Artificial sweetener claim rejected by pro-industry body

Low calorie sweeteners: ‘no evidence’ they affect gut function, ISA claims

A claim that artificial sweeteners have a negative effect on the gut biome have been rejected by a pro-industry body.

Professor Tim Spector’s comments, made at the Food Vision event in London last month, drew criticism from the International Sweeteners Association (ISA).

Scientific studies had provided no evidence that low calorie sweeteners could affect human gut microflora, or have any impact on human gut function, the ISA said.

Helpful in weight loss

In contrast, a 2016 systematic review and meta-analysis by Rogers et al concluded that the evidence base was consistent in confirming that the use of low calorie sweeteners could help reduce energy intake, and thus could be helpful in weight loss, the organisation added.

Spector, who is professor of genetic epidemiology at King’s College London, told Food Vision that “emulsifiers, preservatives and artificial sweeteners all have very negative effects on the gut microbiome”.

Related News

The BSDA slammed claims that drinking diet soft drinks lead to a higher risk of stroke and dementia

Drinks group slams stroke link to diet soft drinks

The sweetener is made from stevia and dietary fibres, and contains no alcoholic sugars

Natural sweetener is suitable for diabetics

Sugar replacer: MegaSweet is suitable for a variety of products, including ice cream

Bespoke sweetener now available in powder form

Cancer threat: the study suggested the sweetener sucralose was linked to tumours in mice

Sweetener cancer link dismissed by EU safety body

Sweeteners: global sales of stevia continue to grow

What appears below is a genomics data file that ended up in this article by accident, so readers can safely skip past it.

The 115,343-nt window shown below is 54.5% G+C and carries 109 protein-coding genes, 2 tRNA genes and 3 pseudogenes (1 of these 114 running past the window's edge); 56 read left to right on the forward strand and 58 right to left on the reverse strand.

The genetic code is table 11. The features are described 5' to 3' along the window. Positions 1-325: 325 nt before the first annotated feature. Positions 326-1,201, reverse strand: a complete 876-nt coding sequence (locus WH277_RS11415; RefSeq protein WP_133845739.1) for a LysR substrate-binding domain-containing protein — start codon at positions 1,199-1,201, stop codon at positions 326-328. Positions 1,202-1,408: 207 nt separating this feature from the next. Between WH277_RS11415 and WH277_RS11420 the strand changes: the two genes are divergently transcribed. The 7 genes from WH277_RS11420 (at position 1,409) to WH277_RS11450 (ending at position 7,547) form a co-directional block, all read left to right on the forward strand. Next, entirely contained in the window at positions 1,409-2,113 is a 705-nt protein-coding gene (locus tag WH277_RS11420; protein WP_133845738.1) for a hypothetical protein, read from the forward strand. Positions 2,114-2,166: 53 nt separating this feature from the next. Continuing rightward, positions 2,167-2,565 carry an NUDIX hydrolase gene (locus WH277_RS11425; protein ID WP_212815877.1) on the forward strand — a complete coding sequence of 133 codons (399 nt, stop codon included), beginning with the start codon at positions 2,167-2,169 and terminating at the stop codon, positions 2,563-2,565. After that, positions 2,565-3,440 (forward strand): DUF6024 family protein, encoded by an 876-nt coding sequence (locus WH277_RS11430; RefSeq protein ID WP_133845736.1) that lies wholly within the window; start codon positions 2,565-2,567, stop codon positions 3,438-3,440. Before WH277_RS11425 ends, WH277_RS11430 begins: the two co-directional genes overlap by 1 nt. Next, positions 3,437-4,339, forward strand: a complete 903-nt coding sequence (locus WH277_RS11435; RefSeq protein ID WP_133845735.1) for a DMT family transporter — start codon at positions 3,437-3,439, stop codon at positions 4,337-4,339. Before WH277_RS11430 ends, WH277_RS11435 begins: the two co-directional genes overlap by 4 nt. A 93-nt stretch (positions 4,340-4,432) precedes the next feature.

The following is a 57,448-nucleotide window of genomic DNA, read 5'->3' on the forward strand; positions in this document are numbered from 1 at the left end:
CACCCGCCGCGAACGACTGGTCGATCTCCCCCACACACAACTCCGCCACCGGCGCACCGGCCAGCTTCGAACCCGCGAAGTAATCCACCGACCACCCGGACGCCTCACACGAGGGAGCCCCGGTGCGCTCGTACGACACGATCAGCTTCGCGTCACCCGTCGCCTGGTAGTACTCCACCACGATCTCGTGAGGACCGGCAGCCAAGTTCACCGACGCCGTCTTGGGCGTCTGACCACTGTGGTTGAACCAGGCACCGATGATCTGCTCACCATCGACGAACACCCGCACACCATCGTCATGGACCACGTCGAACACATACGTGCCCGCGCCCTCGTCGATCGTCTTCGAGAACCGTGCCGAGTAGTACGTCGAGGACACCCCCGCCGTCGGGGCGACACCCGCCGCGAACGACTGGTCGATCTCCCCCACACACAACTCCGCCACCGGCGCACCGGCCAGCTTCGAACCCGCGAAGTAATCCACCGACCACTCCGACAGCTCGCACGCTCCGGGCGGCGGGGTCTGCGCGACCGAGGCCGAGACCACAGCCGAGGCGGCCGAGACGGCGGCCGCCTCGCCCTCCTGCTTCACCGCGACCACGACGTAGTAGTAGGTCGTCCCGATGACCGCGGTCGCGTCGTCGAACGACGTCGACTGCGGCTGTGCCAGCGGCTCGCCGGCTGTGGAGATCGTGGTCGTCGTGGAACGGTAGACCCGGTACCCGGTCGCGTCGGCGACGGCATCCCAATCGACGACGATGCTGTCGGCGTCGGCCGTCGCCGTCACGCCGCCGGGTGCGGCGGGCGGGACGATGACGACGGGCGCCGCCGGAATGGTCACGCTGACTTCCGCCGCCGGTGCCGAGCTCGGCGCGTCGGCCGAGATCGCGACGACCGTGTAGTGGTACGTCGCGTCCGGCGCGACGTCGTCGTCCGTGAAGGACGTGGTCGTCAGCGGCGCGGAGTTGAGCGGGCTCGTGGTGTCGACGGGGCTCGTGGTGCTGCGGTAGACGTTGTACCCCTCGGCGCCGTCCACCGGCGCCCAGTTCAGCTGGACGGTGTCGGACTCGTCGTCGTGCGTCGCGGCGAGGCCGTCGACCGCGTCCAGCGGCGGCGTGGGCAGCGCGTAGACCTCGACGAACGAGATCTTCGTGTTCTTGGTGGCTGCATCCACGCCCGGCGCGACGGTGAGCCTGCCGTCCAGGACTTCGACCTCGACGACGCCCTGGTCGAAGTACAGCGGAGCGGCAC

Sweetener industry body returns bias accusation

Professor Buttriss: ‘Sugar intakes are deemed too high’

Sugar reduction aims thwarted by sweetener confusion

Artificial sweeteners may raise appetite levels

Sweeteners ‘make people eat more’

Cargill is to invest £30.1M to boost sweetener capacity

Cargill invests £30.1M to boost sweeteners capacity

Related Products

See more related products

Comments (1)

Bob - 27 Apr 2017 | 06:22

Im not sure about the ISA's ability to search the literature

Scientific evidence low calorie sweeteners could affect human gut microbiota, no? "Artificial sweeteners induce glucose intolerance by altering the gutmicrobiota" http://www.nature.com/nature/journal/v514/n7521/pdf/nature13793.pdf

27-Apr-2017 at 18:22 GMT

Submit a comment

Your comment has been saved

Post a comment

Please note that any information that you supply is protected by our Privacy and Cookie Policy. Access to all documents and request for further information are available to all users at no costs, In order to provide you with this free service, William Reed Business Media SAS does share your information with companies that have content on this site. When you access a document or request further information from this site, your information maybe shared with the owners of that document or information.